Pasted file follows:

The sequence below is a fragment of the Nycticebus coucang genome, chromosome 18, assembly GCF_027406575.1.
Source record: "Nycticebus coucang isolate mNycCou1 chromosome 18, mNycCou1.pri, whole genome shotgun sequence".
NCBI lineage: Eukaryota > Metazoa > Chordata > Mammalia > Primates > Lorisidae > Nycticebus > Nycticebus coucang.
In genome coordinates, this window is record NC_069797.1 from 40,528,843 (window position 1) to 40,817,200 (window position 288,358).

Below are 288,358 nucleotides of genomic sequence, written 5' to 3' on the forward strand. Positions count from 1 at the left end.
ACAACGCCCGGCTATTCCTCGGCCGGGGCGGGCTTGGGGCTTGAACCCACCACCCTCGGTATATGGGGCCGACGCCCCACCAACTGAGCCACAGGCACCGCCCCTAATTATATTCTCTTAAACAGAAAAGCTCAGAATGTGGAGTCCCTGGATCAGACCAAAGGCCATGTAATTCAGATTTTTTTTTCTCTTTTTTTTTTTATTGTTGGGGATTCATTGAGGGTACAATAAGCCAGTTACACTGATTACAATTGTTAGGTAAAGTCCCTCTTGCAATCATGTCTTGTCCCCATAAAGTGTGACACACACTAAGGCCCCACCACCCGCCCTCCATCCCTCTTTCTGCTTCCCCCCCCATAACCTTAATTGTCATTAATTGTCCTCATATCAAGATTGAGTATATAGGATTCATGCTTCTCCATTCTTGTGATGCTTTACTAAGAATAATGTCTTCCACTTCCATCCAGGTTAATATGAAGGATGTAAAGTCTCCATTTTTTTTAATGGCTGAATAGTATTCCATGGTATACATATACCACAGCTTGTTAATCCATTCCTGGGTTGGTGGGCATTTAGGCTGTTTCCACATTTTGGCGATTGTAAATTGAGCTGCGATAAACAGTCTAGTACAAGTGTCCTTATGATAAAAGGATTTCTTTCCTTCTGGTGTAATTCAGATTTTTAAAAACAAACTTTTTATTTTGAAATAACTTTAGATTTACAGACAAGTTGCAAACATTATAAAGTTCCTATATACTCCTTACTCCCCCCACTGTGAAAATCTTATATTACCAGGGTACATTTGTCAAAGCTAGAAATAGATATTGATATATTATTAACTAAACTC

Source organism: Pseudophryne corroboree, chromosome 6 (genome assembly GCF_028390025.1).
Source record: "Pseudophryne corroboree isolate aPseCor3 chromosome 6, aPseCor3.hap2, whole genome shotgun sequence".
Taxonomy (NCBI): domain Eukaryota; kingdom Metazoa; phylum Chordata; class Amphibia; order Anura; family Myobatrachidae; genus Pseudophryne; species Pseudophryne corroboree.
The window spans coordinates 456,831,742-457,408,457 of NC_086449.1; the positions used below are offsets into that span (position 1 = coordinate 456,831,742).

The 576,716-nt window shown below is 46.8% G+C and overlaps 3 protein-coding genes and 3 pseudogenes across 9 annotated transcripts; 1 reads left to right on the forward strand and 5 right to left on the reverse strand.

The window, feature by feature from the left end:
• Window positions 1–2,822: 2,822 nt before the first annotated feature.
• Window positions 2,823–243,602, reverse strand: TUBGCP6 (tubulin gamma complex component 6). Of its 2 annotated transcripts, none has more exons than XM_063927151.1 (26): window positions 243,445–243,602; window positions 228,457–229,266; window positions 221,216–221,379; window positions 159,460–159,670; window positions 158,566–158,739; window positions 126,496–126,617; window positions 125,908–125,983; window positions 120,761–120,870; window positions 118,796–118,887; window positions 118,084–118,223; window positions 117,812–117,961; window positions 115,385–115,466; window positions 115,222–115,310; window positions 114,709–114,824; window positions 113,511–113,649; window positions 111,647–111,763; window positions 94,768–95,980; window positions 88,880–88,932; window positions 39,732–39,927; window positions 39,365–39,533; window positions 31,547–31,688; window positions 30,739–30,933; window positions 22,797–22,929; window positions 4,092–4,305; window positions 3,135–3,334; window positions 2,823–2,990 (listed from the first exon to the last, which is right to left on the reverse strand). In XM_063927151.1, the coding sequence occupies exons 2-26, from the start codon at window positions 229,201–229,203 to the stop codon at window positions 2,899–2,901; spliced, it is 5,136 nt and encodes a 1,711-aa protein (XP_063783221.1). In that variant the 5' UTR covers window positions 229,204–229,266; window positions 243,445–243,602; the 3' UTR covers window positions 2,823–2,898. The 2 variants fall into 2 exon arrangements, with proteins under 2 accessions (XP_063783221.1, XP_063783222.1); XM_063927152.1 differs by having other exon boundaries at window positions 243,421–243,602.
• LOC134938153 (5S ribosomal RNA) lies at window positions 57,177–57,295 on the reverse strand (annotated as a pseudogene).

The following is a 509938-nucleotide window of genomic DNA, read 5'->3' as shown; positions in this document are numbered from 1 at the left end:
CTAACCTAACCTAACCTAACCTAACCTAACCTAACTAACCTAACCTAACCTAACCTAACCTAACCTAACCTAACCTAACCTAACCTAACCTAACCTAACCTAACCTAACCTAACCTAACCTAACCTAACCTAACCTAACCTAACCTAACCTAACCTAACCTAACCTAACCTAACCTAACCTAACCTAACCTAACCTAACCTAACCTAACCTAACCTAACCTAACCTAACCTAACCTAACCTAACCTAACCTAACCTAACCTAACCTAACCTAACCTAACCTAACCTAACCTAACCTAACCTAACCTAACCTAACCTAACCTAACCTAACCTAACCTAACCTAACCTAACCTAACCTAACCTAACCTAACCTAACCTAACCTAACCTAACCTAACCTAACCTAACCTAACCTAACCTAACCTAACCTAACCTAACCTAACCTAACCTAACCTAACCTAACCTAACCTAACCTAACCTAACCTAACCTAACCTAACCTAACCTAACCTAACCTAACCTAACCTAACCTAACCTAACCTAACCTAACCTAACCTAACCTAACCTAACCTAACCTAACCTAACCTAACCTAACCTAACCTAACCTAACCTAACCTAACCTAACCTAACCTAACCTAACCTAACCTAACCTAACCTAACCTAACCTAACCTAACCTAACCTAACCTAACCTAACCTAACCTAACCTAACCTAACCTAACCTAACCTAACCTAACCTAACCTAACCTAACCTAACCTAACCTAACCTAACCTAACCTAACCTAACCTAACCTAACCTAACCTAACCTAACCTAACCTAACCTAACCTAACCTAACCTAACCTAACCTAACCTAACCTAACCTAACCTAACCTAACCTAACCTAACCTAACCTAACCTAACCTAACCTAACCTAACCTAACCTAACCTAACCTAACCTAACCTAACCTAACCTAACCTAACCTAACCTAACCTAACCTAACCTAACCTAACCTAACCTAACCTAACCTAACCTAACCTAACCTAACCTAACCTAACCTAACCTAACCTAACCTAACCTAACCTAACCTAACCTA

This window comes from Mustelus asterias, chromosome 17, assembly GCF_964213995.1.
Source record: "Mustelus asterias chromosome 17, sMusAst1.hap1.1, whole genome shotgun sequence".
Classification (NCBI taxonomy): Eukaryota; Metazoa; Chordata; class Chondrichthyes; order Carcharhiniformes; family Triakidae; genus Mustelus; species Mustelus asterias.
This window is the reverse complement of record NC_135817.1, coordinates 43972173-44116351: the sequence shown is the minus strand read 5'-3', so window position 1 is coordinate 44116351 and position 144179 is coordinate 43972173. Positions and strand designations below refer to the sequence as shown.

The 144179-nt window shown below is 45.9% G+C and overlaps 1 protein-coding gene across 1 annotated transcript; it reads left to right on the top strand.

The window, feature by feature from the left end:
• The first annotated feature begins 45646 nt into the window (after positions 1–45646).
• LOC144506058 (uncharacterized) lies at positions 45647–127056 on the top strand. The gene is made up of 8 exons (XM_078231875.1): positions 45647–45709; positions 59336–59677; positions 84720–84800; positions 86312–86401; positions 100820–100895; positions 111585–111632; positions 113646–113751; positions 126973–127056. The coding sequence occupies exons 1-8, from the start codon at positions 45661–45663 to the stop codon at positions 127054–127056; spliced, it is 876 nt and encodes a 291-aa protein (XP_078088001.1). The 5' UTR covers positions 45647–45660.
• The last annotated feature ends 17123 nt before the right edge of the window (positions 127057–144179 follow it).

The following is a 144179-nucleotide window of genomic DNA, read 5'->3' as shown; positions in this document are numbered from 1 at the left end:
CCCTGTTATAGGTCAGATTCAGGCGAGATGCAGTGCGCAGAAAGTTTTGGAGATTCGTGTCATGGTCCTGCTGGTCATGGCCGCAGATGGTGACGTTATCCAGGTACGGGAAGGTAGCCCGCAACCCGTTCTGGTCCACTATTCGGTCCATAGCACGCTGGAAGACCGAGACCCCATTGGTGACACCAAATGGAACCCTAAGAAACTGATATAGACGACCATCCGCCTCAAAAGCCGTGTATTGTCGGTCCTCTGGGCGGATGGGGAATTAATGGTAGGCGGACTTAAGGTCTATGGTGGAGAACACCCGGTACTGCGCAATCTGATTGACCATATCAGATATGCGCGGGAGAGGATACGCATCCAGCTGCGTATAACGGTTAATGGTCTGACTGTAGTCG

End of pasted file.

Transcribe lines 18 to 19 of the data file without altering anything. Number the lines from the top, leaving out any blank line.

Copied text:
This window comes from Mustelus asterias, chromosome 17, assembly GCF_964213995.1.
Source record: "Mustelus asterias chromosome 17, sMusAst1.hap1.1, whole genome shotgun sequence".